Examining hope, self-efficacy, and optimism as a motivational cognitive set predicting academic achievement and general well-being in a diverse educational setting

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University of Alabama Libraries

Hope, self-efficacy, and optimism are concepts of motivational psychology that have evidenced significant relationships with achieving goals and student achievement (Bandura, 1977; Snyder, 2004; Chang, 1998; Lin & Peterson, 1990). Research to test these measures across diverse populations as a cognitive set and examine the constructs' ability to predict student achievement and general well-being are sparse (e.g., Schunk & Zimmerman, 2006). Cross-cultural theoretical models investigating motivation in education fail to investigate constructs within positive psychology (self-efficacy, hope and optimism) that are rigorously measured and considered by Magletta and Oliver (1999) as "powerful, if not the strongest determinants of human behavior" (p. 541). Investigating competence and control beliefs across diverse student populations could yield important explanations for the disparity of scores in education among African American and Caucasian students in academic settings. This study specifically examined theoretically competing confirmatory factor models and identified the best-fitting structural equation model dependent on variables of academic hope, academic self-efficacy, and optimism in a diverse student population. The sample size (N = 466) was made up of a diverse group of high school and college students. The results of the study indicated that a system of competence and control adequately predicted student achievement and general well-being. The results of the study also indicated that the structural model of a System of Competence and Control did not differ according to age group, gender, and ethnicity in predicting student achievement and general well-being.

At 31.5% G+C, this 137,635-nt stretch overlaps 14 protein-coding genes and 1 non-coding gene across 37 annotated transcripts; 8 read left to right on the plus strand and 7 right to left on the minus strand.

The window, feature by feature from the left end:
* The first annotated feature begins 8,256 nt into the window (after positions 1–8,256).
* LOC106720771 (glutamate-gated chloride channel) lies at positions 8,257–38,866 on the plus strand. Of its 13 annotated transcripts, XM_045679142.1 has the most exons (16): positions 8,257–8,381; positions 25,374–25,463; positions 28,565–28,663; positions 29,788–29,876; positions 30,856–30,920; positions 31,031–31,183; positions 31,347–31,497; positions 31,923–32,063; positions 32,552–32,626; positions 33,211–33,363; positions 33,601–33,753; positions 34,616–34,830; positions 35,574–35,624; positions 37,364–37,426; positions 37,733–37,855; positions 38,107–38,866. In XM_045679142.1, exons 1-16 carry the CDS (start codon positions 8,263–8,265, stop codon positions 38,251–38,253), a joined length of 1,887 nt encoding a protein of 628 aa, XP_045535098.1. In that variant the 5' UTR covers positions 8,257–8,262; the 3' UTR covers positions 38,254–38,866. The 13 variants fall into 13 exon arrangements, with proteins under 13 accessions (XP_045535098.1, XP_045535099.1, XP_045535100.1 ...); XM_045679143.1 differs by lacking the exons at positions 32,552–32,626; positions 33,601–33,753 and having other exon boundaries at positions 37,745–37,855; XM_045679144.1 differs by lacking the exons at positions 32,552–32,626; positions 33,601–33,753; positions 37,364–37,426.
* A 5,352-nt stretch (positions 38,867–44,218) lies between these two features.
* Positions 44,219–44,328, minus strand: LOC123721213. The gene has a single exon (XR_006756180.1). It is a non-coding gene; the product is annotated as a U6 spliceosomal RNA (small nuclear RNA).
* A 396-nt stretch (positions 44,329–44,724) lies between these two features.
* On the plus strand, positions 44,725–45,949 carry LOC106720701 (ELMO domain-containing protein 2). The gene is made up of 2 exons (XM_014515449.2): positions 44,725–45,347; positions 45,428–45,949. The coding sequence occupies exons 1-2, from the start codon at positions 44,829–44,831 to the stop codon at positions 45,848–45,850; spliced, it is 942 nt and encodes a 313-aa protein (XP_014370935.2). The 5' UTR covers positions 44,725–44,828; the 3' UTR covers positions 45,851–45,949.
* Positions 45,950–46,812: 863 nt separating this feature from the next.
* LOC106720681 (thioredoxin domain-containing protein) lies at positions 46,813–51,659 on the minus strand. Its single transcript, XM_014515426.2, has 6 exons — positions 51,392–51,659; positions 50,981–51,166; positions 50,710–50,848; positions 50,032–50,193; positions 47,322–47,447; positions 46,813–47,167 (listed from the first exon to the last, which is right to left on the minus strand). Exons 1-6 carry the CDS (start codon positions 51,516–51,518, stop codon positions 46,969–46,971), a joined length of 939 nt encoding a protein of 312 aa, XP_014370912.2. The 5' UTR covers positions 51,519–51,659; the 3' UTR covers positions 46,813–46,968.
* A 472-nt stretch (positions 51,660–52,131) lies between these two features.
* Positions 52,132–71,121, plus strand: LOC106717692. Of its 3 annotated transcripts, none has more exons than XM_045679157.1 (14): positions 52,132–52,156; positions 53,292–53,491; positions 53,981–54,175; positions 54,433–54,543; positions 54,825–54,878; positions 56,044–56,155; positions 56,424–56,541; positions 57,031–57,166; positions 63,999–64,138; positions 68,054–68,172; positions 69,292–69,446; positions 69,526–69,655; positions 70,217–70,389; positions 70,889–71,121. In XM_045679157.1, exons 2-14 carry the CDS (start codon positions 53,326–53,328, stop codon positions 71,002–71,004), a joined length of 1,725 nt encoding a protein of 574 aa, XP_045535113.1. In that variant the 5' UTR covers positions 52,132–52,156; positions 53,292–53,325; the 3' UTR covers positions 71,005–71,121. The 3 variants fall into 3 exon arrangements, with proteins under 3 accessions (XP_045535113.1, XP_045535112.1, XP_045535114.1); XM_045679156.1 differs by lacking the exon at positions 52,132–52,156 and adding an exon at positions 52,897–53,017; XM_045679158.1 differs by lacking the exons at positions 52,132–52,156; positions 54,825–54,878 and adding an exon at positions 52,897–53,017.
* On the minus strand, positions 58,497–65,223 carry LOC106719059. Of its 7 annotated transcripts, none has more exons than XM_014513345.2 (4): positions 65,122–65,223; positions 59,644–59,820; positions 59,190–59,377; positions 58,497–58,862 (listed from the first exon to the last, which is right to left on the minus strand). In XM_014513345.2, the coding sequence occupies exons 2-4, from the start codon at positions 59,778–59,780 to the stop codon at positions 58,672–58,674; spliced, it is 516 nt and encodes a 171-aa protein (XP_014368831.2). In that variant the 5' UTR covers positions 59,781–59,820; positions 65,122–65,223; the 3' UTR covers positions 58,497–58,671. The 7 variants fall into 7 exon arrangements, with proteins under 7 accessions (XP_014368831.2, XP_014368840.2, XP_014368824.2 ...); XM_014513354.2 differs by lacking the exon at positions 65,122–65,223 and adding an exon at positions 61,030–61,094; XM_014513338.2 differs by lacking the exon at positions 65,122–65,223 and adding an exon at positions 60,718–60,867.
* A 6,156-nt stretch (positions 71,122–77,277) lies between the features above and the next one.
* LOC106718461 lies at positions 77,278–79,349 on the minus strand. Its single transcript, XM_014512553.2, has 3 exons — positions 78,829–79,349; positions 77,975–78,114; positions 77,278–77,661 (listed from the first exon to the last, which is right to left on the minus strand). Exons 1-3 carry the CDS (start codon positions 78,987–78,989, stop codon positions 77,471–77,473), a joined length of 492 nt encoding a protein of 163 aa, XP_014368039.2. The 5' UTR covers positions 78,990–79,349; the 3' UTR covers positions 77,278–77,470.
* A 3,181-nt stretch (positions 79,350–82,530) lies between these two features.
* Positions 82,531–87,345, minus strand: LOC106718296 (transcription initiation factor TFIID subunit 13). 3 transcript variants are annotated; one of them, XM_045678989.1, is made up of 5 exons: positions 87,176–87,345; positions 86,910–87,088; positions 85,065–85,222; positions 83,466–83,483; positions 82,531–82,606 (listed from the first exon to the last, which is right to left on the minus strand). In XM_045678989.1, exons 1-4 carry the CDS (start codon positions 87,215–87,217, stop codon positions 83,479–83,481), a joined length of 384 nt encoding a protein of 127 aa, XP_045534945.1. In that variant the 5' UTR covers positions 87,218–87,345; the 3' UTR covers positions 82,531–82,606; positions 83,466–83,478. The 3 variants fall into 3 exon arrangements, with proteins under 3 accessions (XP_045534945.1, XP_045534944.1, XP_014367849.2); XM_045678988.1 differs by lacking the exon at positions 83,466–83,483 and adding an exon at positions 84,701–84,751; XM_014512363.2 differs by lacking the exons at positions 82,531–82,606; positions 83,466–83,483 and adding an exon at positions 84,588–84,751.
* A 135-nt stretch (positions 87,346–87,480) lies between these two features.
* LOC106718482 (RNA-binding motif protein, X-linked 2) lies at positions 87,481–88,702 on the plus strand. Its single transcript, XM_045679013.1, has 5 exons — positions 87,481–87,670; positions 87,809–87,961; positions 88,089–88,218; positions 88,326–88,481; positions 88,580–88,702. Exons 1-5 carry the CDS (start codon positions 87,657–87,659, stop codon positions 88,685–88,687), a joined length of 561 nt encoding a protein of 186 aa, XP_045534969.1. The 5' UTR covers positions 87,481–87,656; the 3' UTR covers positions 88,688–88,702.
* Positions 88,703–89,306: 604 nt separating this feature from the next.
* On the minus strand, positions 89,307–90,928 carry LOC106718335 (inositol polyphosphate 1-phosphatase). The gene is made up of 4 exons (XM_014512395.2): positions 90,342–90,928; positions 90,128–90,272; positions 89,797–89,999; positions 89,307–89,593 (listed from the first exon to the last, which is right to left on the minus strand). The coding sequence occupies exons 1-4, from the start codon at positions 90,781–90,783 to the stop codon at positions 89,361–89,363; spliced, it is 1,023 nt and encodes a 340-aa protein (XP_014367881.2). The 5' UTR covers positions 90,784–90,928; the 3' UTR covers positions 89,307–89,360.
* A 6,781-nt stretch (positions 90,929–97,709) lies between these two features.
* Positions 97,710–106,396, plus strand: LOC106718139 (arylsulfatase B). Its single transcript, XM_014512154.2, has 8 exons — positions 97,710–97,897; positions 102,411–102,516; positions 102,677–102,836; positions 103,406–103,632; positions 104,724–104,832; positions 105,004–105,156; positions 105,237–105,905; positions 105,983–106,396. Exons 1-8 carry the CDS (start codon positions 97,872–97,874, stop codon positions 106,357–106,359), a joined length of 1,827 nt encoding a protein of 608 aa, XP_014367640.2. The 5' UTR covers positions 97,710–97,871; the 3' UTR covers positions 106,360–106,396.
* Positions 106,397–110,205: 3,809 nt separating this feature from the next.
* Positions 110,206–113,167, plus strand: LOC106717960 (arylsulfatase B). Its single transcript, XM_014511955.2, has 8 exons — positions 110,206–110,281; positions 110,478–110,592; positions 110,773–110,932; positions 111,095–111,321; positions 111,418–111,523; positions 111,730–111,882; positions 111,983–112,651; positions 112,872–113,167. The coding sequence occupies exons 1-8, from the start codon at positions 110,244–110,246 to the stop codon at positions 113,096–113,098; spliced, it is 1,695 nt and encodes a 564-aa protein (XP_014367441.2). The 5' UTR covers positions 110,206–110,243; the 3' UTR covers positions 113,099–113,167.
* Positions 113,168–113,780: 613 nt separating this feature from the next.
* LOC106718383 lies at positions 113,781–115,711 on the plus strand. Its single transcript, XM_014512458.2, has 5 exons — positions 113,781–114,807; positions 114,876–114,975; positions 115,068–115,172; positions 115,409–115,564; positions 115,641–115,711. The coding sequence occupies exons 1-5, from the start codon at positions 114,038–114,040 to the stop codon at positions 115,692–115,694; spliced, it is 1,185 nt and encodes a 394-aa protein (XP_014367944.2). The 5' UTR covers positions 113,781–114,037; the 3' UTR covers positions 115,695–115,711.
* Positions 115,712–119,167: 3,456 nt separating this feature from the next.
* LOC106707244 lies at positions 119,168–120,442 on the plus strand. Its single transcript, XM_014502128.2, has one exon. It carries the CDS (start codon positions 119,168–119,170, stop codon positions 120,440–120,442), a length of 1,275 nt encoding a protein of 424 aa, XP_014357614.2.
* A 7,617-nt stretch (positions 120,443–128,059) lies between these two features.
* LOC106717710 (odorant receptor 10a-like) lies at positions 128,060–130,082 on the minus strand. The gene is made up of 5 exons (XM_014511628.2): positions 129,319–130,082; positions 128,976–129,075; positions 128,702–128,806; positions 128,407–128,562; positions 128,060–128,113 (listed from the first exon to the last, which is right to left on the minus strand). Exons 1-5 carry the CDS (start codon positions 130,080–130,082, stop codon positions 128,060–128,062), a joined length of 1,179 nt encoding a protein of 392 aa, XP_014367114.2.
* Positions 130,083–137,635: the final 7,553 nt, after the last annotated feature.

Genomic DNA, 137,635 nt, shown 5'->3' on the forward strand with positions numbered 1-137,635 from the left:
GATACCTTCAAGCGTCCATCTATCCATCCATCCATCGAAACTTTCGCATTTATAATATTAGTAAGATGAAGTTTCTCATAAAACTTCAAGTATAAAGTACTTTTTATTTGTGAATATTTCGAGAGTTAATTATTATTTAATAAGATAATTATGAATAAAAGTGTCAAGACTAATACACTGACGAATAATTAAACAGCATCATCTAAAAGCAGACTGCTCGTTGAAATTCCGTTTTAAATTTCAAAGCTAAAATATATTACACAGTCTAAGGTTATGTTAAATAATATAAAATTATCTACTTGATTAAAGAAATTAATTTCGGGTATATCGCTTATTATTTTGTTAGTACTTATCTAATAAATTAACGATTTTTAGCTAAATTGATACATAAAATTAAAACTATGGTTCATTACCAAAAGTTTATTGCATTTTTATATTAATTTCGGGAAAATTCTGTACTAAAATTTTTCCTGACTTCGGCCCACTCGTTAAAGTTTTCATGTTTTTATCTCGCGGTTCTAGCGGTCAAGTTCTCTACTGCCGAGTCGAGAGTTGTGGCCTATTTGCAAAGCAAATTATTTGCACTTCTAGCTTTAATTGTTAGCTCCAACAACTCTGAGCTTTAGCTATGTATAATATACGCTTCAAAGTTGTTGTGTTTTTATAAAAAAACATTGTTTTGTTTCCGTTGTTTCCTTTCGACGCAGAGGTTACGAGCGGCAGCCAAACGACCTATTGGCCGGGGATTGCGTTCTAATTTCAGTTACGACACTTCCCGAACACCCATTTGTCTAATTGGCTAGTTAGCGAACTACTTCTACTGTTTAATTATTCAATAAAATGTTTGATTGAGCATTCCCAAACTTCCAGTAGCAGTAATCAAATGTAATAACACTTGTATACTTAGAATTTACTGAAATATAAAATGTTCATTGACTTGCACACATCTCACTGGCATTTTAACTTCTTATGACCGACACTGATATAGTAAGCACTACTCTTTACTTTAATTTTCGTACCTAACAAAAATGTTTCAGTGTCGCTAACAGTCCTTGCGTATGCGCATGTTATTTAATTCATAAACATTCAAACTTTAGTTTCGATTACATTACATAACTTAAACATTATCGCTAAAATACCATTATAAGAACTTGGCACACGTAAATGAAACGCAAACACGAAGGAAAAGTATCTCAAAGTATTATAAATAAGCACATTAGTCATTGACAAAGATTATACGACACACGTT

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Educational psychology, Developmental psychology, Psychology